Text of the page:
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Nessun Dorma

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  • Nessun Dorma

    Hopeully everybody - at least the football fans among you! - will recognise this as the name of a tenor aria, which is from the opera Turandot by that wonderful Italian composer Puccini. (Footballers will recognise it if they're old enough to have seen the 1990 Football World Cup, which was held in Italy, because the aria was the official "song" for the event, so at the time we heard it almost daily.)
    Well, this is my question, and it's addressed specifically to native Italian speakers - though of course any comments for anyone else will as always be welcome.
    At the end of the aria the singer sings "Vencedor, vencedor, vencedor" (victor, victor, victor - you can see its relevance to a football competition!), rising in pitch. Now, most tenors I've heard - and I've heard several (I'm a classical music nut) - sing just that, "vencedor, vencedor, vencedor". But Pavarotti - who sang the official World Cup performance - sang "vencedor, vencedor, venecedor" - an extra syllable. It irritates me every time I hear it - it seems wrong. It doesn't sound as though he was taking a breath, so WHY?
    I'd love an Italian's answer, please!

  • #2
    Actually it does not say "vencedor" but "vincerò" (I shall win) and this is what I always heard, plus, have a look at this video:

    https://www.youtube.com/watch?v=_ovcNw8xr64

    and in the text too there is "vincerò"

    http://www.angolotesti.it/L/testi_ca...ma_502457.html
    https://www.lingostan.com

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    • #3
      Thanks for the reply - I stand corrected! Obviously my infformation source that said "vencedor vencedor vencedor" was wrong (I always thought the first syllable sounded more like "vin" than "ven").
      So I'll rephrase the question. What do people think about Pavarotti singing "vincerò vincerò vinecerò" - he definitely sings an extra syllable!

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      • #4
        Update. Thanks for the youtunbes. I listened to the first one and although, of course, the text says "vincerò vincerò vincerò" if you listen to what he sings there's definitely the extra syllable the third time - and even a hint of an extra syllable in the second! So my question stands!!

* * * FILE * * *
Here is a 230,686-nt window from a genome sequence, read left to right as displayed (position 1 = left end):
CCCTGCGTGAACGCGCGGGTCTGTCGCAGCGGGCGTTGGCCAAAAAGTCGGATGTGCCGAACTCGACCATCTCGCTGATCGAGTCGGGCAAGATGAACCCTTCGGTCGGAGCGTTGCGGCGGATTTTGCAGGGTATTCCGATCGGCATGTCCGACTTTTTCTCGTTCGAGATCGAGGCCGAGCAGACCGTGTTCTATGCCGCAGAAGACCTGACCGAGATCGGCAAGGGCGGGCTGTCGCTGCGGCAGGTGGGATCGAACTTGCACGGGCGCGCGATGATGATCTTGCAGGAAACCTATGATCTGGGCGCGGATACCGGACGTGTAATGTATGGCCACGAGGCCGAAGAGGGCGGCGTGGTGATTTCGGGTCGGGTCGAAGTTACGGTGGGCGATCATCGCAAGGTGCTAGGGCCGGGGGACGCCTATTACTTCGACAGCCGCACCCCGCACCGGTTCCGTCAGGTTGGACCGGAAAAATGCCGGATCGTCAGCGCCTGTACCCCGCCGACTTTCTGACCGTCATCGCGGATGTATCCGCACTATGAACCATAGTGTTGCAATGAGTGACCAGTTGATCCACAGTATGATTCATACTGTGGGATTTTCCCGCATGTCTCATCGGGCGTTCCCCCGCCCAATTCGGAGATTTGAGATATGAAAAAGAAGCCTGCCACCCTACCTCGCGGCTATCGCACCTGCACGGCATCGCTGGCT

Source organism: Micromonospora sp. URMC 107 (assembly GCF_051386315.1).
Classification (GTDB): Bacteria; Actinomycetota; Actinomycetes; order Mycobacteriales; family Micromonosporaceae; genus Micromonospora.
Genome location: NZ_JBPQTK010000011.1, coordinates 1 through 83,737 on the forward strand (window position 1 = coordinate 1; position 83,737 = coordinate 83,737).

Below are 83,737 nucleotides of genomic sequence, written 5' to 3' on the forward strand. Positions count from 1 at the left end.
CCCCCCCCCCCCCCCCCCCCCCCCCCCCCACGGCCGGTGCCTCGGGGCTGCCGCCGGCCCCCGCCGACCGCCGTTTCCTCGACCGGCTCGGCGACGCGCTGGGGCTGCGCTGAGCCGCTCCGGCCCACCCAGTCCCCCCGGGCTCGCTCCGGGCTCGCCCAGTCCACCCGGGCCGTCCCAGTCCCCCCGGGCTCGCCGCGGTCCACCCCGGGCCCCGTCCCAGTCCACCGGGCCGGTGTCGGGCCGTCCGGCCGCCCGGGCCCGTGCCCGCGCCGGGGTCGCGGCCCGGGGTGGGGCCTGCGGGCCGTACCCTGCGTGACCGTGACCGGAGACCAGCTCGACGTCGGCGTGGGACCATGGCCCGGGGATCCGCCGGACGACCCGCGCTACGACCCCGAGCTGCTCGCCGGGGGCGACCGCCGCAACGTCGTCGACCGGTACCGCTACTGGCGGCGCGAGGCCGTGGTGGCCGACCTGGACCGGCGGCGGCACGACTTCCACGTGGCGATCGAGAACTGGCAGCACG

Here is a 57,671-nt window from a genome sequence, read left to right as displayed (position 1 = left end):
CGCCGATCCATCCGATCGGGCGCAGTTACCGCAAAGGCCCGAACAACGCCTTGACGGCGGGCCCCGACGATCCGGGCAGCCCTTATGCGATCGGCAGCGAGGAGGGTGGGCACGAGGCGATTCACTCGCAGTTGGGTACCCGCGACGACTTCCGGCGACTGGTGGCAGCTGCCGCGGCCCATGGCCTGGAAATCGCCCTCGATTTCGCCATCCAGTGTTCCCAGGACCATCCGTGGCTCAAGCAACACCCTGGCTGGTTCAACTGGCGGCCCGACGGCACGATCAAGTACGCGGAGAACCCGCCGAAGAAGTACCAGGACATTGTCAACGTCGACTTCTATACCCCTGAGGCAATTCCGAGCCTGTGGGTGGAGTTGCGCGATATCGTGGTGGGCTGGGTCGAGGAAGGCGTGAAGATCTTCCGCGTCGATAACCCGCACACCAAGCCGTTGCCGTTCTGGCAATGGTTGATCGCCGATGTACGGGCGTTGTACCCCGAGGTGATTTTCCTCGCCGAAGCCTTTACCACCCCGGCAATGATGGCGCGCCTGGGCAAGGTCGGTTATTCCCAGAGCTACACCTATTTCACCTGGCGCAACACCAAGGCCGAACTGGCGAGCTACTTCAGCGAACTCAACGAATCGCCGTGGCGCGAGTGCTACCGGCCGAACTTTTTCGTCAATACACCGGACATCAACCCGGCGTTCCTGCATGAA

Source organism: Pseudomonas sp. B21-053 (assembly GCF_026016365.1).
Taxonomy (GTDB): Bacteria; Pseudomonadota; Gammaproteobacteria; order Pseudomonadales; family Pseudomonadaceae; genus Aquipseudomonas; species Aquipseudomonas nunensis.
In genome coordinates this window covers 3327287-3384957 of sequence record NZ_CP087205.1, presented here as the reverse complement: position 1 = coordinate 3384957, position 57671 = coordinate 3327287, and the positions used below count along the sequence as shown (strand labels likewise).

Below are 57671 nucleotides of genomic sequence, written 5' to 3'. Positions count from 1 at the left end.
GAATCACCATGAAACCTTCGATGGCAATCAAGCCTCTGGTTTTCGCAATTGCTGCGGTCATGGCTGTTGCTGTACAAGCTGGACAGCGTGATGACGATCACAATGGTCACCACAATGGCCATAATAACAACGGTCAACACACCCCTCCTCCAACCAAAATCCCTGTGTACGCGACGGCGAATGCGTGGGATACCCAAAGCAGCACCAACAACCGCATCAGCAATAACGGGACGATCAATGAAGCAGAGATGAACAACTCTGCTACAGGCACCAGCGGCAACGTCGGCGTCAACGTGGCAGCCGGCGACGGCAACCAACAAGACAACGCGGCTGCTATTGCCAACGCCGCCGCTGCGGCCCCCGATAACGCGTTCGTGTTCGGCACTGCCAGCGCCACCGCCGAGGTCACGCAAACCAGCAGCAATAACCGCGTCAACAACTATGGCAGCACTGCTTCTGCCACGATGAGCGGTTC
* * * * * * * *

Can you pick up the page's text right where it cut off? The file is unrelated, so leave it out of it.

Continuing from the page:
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        • #5
          Only if I listen hard and after you told me "maybe" I can hear the extra syllabe and just in the second, but actually there is not, and on the third I hear nothing, that is just the way italian sounds to foreigners, so as a matter of fact many English natives says we italians add a vowel sound when speaking English but we hear nothing of that sort. Furthermore, in songs letters are more stretched, elongated, but definitely I would not say he is adding a letter.
          https://www.lingostan.com

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          • #6
            I can't hear any extra syllable. Nessun Dorma is something I have heard a hundred times perhaps, all sorts of different versions sung by very different people, and I can't hear any difference between Pavarotti's pronunciation and everyone else's.

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            • #7
              Hmm, I'm baffled - the third word is the same word as the first two yet sounds different to me! Anyway thanks for your comments guys!

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              • #8
                Oh and when other s sing it all three sound the same!

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                • #9
                  I've listened to it again, and I think I know what you mean. Pavarotti is playing with the N sound, so it gets more like n-n-n than a single n. That may sound a bit like an extra syllable, but technically it isn't because N is not a vowel. Well... singers do these things.

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                  • #10
                    Ah, that sounds plausible - many thanks!

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